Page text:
Dr. Julie Brisset, research scientist at the Florida Space Institute, was awarded a Solar System Workings grant by NASA to study a potential formation scenario for rings around outer Solar System objects.
Outside of the inner solar system, beyond Neptune, there are bodies called transneptunian objects that contain ices; their composition is different from asteroids found in the inner Solar System, they are very far away, dark and small, and difficult to see from the ground. In 2014, for the first time, a body other than the giant planets of the Solar System was discovered to have rings: a stellar occultation revealed that the centaur 10199 Chariklo is orbited by two narrow rings of water-rich material. Because we can now observe some of these transneptunian bodies, we have discovered that other icy small objects have rings and, with the recent discovery of rings around the Trans-Neptune Object (TNO) Haumea, it could be that rings around small bodies are a common occurrence.
The funded project hypothesizes that the loss of material through surface structural failure could be the origin of Centaur and TNO rings; due to fast rotation, regolith material escapes their surface and is captured as ring material. This project will also attempt to constrain the conditions required for Centaur and TNO ring capture and stability. PI Brisset and her team will use a combination of experimental data analysis, granular material numerical simulations, and ring dynamics simulations to test the hypothesis.
Co-I Dr. David Minton, a planetary scientist and professor at Purdue University, will test injection from the equatorial plane into an orbit that could be a ring, and observe the particles to answer questions such as do the particles build a satellite, do they dissipate, how does the ring evolve, etc. PI Brisset will perform laboratory measurements to determine how the dust and ice grains behave in ring-like environments (does an agglomeration into a satellite occur or not?), particularly in collisions. The first step in the project’s investigation is to integrate the experimentally measured regolith properties into an N-code to simulate avalanches that occur on the low-gravity surface of the centaur/TNO, evaluating overall loss masses and ring particle ejection velocities into orbit. The second step is to use the experimental data on inter-particle collision outcomes in dependence of collision speed and particle properties (e.g. size, shape, water ice content) to determine possible ring evolution scenarios, and which conditions can lead to the rings observed around centaurs/TNOs.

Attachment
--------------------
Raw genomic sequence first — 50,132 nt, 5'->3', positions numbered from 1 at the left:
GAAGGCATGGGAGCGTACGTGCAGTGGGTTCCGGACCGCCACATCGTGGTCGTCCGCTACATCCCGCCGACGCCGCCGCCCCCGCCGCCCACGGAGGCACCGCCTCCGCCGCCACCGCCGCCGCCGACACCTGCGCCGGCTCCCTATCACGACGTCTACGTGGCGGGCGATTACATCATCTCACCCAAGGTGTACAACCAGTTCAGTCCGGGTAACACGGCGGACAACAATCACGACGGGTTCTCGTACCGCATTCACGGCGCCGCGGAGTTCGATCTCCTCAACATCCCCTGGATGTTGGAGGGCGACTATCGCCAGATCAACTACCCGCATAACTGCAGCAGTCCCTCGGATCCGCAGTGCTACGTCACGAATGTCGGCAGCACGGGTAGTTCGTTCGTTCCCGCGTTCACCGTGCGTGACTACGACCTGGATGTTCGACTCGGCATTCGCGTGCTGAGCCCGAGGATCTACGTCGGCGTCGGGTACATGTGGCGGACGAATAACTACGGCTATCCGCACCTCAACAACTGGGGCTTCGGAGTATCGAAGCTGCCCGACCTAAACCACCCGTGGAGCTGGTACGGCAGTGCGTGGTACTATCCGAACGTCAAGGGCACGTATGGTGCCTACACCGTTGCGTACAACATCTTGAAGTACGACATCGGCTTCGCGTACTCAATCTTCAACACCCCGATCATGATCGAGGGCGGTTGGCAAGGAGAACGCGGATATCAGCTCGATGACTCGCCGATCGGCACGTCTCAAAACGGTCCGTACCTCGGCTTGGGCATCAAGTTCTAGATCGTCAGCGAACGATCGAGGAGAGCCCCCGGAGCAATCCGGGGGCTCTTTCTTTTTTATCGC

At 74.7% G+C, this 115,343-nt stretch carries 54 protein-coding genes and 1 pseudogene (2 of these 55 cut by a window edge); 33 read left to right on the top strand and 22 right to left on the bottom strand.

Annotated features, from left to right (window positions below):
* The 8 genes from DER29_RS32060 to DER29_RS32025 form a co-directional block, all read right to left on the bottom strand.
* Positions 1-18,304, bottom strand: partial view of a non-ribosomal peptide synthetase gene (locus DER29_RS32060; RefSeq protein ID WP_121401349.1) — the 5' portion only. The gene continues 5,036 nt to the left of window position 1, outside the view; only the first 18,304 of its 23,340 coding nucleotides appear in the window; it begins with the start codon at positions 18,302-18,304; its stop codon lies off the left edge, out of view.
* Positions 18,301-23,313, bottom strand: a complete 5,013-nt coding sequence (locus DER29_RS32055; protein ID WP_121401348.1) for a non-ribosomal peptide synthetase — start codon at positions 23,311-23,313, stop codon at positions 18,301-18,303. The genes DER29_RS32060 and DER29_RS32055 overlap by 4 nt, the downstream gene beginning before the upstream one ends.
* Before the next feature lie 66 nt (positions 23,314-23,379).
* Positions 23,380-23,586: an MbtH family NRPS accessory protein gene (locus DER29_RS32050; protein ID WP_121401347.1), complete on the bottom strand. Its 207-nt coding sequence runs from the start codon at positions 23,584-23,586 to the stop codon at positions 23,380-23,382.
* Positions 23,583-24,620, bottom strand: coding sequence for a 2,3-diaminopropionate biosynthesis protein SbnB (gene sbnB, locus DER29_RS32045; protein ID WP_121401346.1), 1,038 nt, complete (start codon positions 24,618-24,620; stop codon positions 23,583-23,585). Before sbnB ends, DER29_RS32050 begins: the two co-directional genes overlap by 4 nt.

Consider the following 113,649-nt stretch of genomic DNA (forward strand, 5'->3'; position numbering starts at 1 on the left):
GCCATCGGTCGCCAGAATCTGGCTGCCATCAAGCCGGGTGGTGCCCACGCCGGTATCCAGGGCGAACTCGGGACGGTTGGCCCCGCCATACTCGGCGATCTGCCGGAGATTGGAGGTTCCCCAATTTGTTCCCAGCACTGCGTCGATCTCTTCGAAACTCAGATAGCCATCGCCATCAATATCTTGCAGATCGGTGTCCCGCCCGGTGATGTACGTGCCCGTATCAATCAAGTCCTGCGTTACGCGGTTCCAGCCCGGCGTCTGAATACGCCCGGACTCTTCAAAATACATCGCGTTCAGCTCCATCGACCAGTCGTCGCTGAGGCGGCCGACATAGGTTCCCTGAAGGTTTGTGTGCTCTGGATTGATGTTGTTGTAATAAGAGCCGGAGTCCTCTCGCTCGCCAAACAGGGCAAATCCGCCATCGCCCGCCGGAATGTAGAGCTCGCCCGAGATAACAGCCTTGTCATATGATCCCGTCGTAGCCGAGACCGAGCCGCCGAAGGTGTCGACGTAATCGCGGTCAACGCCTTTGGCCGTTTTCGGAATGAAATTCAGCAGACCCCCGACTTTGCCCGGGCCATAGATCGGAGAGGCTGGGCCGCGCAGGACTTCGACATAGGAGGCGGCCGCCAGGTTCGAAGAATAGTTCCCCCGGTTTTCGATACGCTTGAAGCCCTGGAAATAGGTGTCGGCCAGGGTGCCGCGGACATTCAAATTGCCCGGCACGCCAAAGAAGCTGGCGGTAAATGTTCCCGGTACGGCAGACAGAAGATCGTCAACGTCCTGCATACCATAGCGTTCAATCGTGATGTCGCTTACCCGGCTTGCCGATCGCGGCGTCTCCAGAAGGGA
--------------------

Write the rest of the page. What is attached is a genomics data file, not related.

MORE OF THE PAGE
Dr. Estela fernandez-Valenzuela, a post-doctoral research associate at FSI and also part of the awarded team, will provide insight and expertise on TNO rings from ground observations. Her participation in the project will allow for the comparison of the simulation’s results to real, observed small body rings. Experimental measurements and small body surface simulations will be performed at the Florida Space Institute laboratory at the University of Central Florida. Dynamical simulations of ring capture and evolution will be performed at the Department of Earth, Atmospheric, and Planetary Sciences (EAPS) at Purdue University. This project will support a better understanding of the mechanisms driving the generation and evolution of rings around small bodies in the outer parts of the Solar System.